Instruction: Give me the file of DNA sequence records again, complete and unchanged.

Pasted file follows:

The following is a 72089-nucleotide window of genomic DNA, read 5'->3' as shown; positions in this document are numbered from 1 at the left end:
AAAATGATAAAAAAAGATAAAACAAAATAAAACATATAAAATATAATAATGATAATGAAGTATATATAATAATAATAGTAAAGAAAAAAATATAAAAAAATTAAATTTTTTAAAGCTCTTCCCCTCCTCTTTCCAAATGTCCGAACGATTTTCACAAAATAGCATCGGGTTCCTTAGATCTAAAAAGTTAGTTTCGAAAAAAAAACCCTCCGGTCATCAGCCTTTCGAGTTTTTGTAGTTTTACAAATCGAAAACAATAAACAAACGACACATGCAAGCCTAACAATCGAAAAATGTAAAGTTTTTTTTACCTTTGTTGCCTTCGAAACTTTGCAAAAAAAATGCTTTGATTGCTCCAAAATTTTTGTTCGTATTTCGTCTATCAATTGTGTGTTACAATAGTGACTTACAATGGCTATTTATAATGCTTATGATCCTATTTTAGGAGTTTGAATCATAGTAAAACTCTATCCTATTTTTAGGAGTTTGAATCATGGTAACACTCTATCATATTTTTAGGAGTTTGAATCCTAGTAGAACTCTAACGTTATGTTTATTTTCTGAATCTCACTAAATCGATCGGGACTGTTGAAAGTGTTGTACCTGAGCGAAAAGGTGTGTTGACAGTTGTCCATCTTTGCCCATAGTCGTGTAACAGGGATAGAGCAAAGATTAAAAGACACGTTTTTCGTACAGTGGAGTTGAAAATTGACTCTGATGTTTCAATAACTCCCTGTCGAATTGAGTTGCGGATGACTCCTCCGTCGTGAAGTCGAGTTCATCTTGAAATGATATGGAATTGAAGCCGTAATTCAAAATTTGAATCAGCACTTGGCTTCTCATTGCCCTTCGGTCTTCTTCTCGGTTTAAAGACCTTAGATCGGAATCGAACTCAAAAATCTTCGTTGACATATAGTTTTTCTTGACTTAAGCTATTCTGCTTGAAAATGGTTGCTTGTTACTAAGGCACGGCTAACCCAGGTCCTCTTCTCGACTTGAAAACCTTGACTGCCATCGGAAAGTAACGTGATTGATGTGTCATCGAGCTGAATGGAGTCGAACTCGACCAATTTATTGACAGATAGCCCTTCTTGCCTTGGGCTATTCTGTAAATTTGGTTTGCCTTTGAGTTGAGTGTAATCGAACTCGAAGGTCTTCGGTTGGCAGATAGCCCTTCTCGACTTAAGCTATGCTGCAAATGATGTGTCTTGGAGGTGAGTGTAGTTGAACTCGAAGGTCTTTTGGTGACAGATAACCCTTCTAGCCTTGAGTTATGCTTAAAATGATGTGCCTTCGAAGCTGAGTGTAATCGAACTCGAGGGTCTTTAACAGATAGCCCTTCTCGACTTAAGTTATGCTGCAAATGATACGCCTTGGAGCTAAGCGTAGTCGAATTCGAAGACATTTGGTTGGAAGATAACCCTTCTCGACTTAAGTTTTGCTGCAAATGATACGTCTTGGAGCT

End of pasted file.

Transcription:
The following is a 72089-nucleotide window of genomic DNA, read 5'->3' as shown; positions in this document are numbered from 1 at the left end:
AAAATGATAAAAAAAGATAAAACAAAATAAAACATATAAAATATAATAATGATAATGAAGTATATATAATAATAATAGTAAAGAAAAAAATATAAAAAAATTAAATTTTTTAAAGCTCTTCCCCTCCTCTTTCCAAATGTCCGAACGATTTTCACAAAATAGCATCGGGTTCCTTAGATCTAAAAAGTTAGTTTCGAAAAAAAAACCCTCCGGTCATCAGCCTTTCGAGTTTTTGTAGTTTTACAAATCGAAAACAATAAACAAACGACACATGCAAGCCTAACAATCGAAAAATGTAAAGTTTTTTTTACCTTTGTTGCCTTCGAAACTTTGCAAAAAAAATGCTTTGATTGCTCCAAAATTTTTGTTCGTATTTCGTCTATCAATTGTGTGTTACAATAGTGACTTACAATGGCTATTTATAATGCTTATGATCCTATTTTAGGAGTTTGAATCATAGTAAAACTCTATCCTATTTTTAGGAGTTTGAATCATGGTAACACTCTATCATATTTTTAGGAGTTTGAATCCTAGTAGAACTCTAACGTTATGTTTATTTTCTGAATCTCACTAAATCGATCGGGACTGTTGAAAGTGTTGTACCTGAGCGAAAAGGTGTGTTGACAGTTGTCCATCTTTGCCCATAGTCGTGTAACAGGGATAGAGCAAAGATTAAAAGACACGTTTTTCGTACAGTGGAGTTGAAAATTGACTCTGATGTTTCAATAACTCCCTGTCGAATTGAGTTGCGGATGACTCCTCCGTCGTGAAGTCGAGTTCATCTTGAAATGATATGGAATTGAAGCCGTAATTCAAAATTTGAATCAGCACTTGGCTTCTCATTGCCCTTCGGTCTTCTTCTCGGTTTAAAGACCTTAGATCGGAATCGAACTCAAAAATCTTCGTTGACATATAGTTTTTCTTGACTTAAGCTATTCTGCTTGAAAATGGTTGCTTGTTACTAAGGCACGGCTAACCCAGGTCCTCTTCTCGACTTGAAAACCTTGACTGCCATCGGAAAGTAACGTGATTGATGTGTCATCGAGCTGAATGGAGTCGAACTCGACCAATTTATTGACAGATAGCCCTTCTTGCCTTGGGCTATTCTGTAAATTTGGTTTGCCTTTGAGTTGAGTGTAATCGAACTCGAAGGTCTTCGGTTGGCAGATAGCCCTTCTCGACTTAAGCTATGCTGCAAATGATGTGTCTTGGAGGTGAGTGTAGTTGAACTCGAAGGTCTTTTGGTGACAGATAACCCTTCTAGCCTTGAGTTATGCTTAAAATGATGTGCCTTCGAAGCTGAGTGTAATCGAACTCGAGGGTCTTTAACAGATAGCCCTTCTCGACTTAAGTTATGCTGCAAATGATACGCCTTGGAGCTAAGCGTAGTCGAATTCGAAGACATTTGGTTGGAAGATAACCCTTCTCGACTTAAGTTTTGCTGCAAATGATACGTCTTGGAGCT